Seasonal controls on methane flux components in a boreal peatland – combining plant removal and stable isotope analyses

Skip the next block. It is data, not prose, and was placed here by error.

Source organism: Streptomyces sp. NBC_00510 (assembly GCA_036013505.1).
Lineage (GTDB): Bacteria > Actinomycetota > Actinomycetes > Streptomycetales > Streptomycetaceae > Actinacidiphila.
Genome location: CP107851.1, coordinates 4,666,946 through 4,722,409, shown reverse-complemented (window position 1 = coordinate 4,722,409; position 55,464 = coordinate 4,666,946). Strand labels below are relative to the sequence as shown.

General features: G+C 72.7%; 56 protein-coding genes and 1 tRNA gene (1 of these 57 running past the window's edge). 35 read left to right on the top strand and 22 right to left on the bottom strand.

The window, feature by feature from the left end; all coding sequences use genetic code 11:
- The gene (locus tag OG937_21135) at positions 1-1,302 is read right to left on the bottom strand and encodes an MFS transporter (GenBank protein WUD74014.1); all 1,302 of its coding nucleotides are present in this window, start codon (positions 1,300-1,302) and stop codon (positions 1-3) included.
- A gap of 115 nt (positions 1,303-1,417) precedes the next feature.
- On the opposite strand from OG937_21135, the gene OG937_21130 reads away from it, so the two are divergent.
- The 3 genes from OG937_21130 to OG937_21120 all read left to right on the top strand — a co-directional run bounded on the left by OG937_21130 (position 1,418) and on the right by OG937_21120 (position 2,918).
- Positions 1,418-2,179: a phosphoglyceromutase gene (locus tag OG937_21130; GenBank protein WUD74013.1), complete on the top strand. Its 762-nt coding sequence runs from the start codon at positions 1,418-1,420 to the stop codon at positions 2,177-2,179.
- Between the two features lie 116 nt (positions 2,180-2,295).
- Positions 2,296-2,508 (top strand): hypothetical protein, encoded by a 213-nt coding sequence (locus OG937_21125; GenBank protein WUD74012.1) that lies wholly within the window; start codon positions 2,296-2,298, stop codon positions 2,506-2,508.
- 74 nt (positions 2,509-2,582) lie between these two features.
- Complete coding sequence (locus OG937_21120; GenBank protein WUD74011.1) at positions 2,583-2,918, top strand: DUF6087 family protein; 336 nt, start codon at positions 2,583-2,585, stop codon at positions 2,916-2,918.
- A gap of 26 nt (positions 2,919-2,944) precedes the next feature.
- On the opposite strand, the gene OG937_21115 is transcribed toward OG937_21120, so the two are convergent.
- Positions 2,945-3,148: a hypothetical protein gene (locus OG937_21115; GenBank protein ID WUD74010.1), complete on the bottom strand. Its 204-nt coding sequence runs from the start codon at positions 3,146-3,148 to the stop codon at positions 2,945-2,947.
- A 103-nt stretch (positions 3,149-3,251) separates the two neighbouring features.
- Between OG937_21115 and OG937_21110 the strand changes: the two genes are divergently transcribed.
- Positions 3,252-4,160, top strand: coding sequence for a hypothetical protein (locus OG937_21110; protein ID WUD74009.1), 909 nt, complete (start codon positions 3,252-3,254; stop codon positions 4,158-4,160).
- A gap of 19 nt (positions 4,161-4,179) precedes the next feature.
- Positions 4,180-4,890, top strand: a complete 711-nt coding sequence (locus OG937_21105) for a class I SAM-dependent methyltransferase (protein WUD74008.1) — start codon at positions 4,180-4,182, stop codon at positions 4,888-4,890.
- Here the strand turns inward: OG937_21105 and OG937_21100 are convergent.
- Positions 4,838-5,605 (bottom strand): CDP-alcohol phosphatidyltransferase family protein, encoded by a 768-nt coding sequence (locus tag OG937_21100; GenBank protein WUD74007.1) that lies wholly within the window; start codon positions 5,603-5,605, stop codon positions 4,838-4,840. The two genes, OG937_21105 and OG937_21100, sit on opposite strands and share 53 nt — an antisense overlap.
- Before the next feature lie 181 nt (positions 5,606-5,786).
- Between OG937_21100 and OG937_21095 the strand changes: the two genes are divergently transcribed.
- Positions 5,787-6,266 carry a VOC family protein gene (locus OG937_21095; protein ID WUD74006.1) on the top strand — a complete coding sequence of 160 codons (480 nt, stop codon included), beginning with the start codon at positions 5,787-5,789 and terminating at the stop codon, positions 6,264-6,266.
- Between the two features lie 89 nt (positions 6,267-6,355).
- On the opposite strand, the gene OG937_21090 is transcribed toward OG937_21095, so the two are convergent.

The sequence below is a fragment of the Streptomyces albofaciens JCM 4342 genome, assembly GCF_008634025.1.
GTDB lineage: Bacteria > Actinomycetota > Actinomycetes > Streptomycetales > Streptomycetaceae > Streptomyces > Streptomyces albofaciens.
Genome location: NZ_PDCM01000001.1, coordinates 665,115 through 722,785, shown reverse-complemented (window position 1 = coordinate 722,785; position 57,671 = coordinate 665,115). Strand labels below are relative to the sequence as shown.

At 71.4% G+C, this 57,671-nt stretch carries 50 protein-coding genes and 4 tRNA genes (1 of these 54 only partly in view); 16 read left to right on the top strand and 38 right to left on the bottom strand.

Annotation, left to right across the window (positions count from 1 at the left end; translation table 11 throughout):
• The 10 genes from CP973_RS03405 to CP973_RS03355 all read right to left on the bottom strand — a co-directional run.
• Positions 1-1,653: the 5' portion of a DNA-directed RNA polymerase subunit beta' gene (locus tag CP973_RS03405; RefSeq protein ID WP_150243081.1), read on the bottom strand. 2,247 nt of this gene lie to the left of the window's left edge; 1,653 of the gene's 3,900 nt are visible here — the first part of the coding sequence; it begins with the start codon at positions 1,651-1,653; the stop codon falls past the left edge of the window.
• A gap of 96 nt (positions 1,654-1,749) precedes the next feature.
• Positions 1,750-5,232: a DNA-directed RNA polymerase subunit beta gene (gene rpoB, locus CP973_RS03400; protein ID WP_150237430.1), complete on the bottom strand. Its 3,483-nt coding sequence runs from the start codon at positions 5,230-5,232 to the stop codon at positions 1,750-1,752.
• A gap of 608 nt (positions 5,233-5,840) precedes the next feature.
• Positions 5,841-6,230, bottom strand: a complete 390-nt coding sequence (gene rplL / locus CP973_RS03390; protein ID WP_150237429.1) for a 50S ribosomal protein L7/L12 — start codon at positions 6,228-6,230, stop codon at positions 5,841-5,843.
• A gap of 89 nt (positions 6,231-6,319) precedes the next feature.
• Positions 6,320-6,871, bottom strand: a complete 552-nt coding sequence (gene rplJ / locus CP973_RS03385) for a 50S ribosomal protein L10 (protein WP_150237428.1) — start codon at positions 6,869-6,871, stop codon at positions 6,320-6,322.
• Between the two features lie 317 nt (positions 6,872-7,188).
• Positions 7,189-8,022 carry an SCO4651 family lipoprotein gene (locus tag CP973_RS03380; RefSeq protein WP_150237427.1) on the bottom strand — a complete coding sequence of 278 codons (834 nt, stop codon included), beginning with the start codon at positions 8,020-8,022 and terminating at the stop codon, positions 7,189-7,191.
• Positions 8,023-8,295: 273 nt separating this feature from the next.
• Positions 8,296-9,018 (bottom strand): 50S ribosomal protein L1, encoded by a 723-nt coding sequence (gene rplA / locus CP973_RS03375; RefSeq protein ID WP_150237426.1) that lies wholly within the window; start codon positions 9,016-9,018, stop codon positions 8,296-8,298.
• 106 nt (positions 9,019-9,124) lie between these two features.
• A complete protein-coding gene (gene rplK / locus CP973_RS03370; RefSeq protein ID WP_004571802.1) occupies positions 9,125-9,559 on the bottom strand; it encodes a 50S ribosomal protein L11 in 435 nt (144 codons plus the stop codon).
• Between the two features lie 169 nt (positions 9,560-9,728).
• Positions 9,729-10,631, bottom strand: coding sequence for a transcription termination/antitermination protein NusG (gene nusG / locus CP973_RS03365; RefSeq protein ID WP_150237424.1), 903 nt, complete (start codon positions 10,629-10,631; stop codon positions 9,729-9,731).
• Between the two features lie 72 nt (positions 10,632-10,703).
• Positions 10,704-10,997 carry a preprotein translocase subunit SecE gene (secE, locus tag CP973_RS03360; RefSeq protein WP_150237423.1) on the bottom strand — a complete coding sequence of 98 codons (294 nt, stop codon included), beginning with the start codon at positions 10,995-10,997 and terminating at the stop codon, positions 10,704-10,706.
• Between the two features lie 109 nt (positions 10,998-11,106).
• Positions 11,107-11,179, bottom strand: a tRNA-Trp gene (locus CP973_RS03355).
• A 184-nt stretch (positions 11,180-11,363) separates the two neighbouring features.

Abstract. Wetlands are the largest natural source of atmospheric methane and highly vulnerable to climate change. In our study we aim to better understand the environmental controls on the strength and seasonal variation of methane flux components from hollows, typically the high-emitting wettest microtopographic features in a boreal bog. We measured methane fluxes from intact vegetation as well as on vegetation removal treatments and analyzed pore water methane concentrations and stable carbon isotopes of dissolved and emitted methane. Using these data, we quantified the rates of total methane emission, methane oxidation and plant-mediated methane transport for the summer and shoulder seasons of 2021 and 2022. Total methane emissions from areas with intact vegetation range from 13 to 2171 mgCH4 m–2 d–1 during shoulder seasons and summer months and are mainly controlled by the leaf area of aerenchymatous plants. Methane oxidation in the Sphagnum moss layer decreases total methane emissions by 82 ± 20 % while transport of methane through aerenchymatous plants increases methane emissions by 80 ± 22 %. Both methane oxidation and plant-mediated methane transport rates follow a seasonal cycle with lower but still significant rates during the shoulder seasons compared to the summer months. As a net effect, the presence of Sphagnum mosses and vascular plants reduces methane emissions from the study site. This balance, however, appears to be highly sensitive to climate change, i.e. increasing soil temperatures and changing leaf area and composition of the wetland vegetation. The provided insights can help to improve the representation of environmental controls on the methane cycle and its seasonal dynamics in process-based models to more accurately predict future methane emissions from boreal peatlands.
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